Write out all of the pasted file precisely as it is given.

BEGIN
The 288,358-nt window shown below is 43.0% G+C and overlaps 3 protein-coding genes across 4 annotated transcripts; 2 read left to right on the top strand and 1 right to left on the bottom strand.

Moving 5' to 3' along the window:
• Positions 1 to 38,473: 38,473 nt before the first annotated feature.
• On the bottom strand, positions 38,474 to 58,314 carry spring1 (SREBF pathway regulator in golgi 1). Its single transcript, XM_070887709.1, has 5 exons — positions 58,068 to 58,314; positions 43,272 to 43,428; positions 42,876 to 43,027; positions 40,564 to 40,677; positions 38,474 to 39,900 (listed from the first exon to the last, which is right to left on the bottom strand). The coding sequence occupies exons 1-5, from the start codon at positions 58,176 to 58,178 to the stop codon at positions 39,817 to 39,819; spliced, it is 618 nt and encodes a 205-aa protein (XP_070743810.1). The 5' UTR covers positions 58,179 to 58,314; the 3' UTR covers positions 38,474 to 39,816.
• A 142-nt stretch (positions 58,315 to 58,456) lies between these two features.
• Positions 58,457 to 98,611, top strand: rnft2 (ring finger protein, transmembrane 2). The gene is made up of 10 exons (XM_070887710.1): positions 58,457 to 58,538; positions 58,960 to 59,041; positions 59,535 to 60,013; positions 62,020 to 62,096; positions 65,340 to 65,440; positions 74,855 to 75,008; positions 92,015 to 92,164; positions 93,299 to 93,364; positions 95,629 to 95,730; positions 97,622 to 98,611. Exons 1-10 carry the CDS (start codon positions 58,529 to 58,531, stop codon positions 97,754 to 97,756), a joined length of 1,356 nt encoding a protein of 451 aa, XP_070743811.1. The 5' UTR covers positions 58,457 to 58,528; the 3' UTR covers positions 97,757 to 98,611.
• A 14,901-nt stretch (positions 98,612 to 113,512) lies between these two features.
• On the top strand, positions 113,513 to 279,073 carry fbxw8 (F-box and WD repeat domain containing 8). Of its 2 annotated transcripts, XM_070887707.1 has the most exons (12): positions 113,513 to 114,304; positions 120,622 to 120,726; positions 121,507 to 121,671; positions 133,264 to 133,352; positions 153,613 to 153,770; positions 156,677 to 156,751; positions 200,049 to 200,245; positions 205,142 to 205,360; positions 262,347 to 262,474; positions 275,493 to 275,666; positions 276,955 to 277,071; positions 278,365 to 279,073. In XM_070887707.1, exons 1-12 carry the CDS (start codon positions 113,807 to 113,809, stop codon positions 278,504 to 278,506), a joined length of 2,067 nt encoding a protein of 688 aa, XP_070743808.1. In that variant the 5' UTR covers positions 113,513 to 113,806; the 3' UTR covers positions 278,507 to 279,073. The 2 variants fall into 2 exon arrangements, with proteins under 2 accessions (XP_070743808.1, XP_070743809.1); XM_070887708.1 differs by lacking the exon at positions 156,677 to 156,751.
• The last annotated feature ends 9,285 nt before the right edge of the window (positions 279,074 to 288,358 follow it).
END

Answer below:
The 288,358-nt window shown below is 43.0% G+C and overlaps 3 protein-coding genes across 4 annotated transcripts; 2 read left to right on the top strand and 1 right to left on the bottom strand.

Moving 5' to 3' along the window:
• Positions 1 to 38,473: 38,473 nt before the first annotated feature.
• On the bottom strand, positions 38,474 to 58,314 carry spring1 (SREBF pathway regulator in golgi 1). Its single transcript, XM_070887709.1, has 5 exons — positions 58,068 to 58,314; positions 43,272 to 43,428; positions 42,876 to 43,027; positions 40,564 to 40,677; positions 38,474 to 39,900 (listed from the first exon to the last, which is right to left on the bottom strand). The coding sequence occupies exons 1-5, from the start codon at positions 58,176 to 58,178 to the stop codon at positions 39,817 to 39,819; spliced, it is 618 nt and encodes a 205-aa protein (XP_070743810.1). The 5' UTR covers positions 58,179 to 58,314; the 3' UTR covers positions 38,474 to 39,816.
• A 142-nt stretch (positions 58,315 to 58,456) lies between these two features.
• Positions 58,457 to 98,611, top strand: rnft2 (ring finger protein, transmembrane 2). The gene is made up of 10 exons (XM_070887710.1): positions 58,457 to 58,538; positions 58,960 to 59,041; positions 59,535 to 60,013; positions 62,020 to 62,096; positions 65,340 to 65,440; positions 74,855 to 75,008; positions 92,015 to 92,164; positions 93,299 to 93,364; positions 95,629 to 95,730; positions 97,622 to 98,611. Exons 1-10 carry the CDS (start codon positions 58,529 to 58,531, stop codon positions 97,754 to 97,756), a joined length of 1,356 nt encoding a protein of 451 aa, XP_070743811.1. The 5' UTR covers positions 58,457 to 58,528; the 3' UTR covers positions 97,757 to 98,611.
• A 14,901-nt stretch (positions 98,612 to 113,512) lies between these two features.
• On the top strand, positions 113,513 to 279,073 carry fbxw8 (F-box and WD repeat domain containing 8). Of its 2 annotated transcripts, XM_070887707.1 has the most exons (12): positions 113,513 to 114,304; positions 120,622 to 120,726; positions 121,507 to 121,671; positions 133,264 to 133,352; positions 153,613 to 153,770; positions 156,677 to 156,751; positions 200,049 to 200,245; positions 205,142 to 205,360; positions 262,347 to 262,474; positions 275,493 to 275,666; positions 276,955 to 277,071; positions 278,365 to 279,073. In XM_070887707.1, exons 1-12 carry the CDS (start codon positions 113,807 to 113,809, stop codon positions 278,504 to 278,506), a joined length of 2,067 nt encoding a protein of 688 aa, XP_070743808.1. In that variant the 5' UTR covers positions 113,513 to 113,806; the 3' UTR covers positions 278,507 to 279,073. The 2 variants fall into 2 exon arrangements, with proteins under 2 accessions (XP_070743808.1, XP_070743809.1); XM_070887708.1 differs by lacking the exon at positions 156,677 to 156,751.
• The last annotated feature ends 9,285 nt before the right edge of the window (positions 279,074 to 288,358 follow it).